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24-hour urinary metanephrines
This test measures the amount of metanephrines in your urine that your body produces over a 24-hour period.
Metanephrines are a byproduct of the breakdown of hormones called catecholamines, which are made by the adrenal glands. Catecholamines are responsible for the body's response to stress. They are sometimes called "fight or flight" hormones and also include epinephrine, norepinephrine, and dopamine.
You may need this test if your doctor suspects you have a condition called pheochromocytoma or paraganglioma. These are rare tumors that produce excess amounts of catecholamines. Pheochromocytomas are found in the adrenal glands, and paragangliomas are found outside the adrenal glands.
Signs and symptoms of pheochromocytoma or paraganglioma include:
High blood pressure
Your doctor may also order a blood test that measures metanephrines, called a fractionated plasma metanephrine test. Other byproducts of catecholamines may also be measured.
Many things may affect your lab test results. These include the method each lab uses to do the test. Even if your test results are different from the normal value, you may not have a problem. To learn what the results mean for you, talk with your health care provider.
Total urinary metanephrines can be measured in milligrams (mg). A level of 1.3 mg or greater over 24 hours is often considered positive.
Different laboratories have different ways of measuring catecholamine levels. Your doctor will discuss your results with you.
If your 24-hour metanephrine level is between one and two times the normal amount, there is about a 30 percent chance you have a pheochromocytoma or paraganglioma.
If your 24-hour metanephrine level is twice the normal level or higher, it's likely that you have a pheochromocytoma or paraganglioma. You may need to have imaging tests, including CT or MRI scans. These tests are done to confirm the diagnosis and locate the tumor.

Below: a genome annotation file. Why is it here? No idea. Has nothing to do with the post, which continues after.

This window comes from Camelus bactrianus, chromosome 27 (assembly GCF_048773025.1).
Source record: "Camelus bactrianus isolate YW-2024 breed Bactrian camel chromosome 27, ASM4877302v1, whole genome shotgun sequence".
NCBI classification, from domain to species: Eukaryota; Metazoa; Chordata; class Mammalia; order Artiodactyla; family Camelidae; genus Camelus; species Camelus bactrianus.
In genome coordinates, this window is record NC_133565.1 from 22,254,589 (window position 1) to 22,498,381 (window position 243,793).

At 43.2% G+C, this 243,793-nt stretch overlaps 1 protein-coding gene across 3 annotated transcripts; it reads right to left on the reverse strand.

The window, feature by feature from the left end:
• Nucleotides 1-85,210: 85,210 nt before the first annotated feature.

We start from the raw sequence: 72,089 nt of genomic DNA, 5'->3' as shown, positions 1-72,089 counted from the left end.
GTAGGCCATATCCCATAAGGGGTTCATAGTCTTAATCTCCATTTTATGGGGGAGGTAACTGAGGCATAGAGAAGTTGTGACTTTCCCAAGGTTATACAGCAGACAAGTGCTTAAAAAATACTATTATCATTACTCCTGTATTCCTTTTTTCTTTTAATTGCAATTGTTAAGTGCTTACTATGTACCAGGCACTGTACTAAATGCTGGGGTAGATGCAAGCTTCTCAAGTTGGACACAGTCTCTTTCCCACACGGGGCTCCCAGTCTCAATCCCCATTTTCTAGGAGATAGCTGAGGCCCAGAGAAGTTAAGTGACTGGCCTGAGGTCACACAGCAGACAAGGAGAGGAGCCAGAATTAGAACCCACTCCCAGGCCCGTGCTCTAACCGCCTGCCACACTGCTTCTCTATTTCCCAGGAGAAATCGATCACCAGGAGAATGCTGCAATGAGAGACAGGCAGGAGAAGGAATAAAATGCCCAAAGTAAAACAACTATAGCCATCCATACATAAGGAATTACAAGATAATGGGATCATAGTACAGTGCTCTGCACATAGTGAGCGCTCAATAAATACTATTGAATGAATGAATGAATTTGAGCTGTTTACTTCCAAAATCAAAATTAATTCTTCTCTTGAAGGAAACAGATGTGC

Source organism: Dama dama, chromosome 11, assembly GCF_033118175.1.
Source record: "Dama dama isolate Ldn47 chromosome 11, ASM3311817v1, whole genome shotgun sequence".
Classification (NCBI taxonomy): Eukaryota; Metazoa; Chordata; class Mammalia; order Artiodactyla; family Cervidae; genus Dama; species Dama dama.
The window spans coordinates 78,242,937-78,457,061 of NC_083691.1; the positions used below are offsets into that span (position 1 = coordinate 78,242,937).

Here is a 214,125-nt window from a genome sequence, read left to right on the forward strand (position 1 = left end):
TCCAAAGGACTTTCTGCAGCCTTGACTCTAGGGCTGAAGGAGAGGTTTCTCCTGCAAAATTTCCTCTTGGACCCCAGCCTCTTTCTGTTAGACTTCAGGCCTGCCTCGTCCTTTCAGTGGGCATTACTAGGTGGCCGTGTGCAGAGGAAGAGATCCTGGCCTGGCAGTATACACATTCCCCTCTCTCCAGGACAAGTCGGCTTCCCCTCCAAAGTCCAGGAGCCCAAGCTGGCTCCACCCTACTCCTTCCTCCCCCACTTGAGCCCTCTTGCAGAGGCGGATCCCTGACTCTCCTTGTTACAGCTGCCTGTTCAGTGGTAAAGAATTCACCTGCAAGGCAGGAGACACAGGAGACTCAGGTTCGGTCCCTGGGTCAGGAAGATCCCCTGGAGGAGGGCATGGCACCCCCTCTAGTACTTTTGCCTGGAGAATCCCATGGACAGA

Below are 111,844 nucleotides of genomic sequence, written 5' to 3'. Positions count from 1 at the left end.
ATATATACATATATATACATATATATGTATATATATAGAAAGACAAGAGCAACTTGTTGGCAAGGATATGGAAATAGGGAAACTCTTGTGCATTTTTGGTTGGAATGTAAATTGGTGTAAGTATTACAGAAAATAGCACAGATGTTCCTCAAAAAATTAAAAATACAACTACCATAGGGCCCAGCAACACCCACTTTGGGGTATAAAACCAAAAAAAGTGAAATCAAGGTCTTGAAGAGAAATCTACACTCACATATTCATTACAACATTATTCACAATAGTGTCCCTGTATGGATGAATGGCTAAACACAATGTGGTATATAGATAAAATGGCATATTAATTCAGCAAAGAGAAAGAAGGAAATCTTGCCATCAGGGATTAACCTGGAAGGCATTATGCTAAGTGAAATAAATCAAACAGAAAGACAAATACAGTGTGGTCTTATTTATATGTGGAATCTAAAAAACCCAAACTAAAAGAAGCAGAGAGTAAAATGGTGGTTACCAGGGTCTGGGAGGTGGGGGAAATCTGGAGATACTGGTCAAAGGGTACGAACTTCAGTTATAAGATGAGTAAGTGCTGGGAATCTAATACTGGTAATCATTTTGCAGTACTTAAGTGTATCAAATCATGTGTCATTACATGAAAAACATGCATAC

This test requires a 24-hour urine sample. For this type of urine sample, you must collect all the urine you produce for 24 hours. Empty your bladder completely first thing in the morning without collecting it and note the time. Then collect your urine every time you go to the bathroom for the next 24 hours.
Your health care provider will probably give you specific instructions. Follow them carefully.
This test poses no known risks.
Certain medications, foods, and conditions can cause metanephrine and catecholamine levels to be higher than normal. These include:
Antidepressants and amphetamines
Physical or emotional stress
Withdrawal from drugs or alcohol
Obstructive sleep apnea
Don't drink anything containing caffeine before or during the test. Tell your doctor if you are taking medication, and ask whether you have any food, medication, or activity restrictions. Be sure your doctor knows about all medicines, herbs, vitamins, and supplements you are taking. This includes medicines that don't need a prescription and any illicit drugs you may use.
Plan to be home for the 24 hours you do the test so you can store the urine sample properly.
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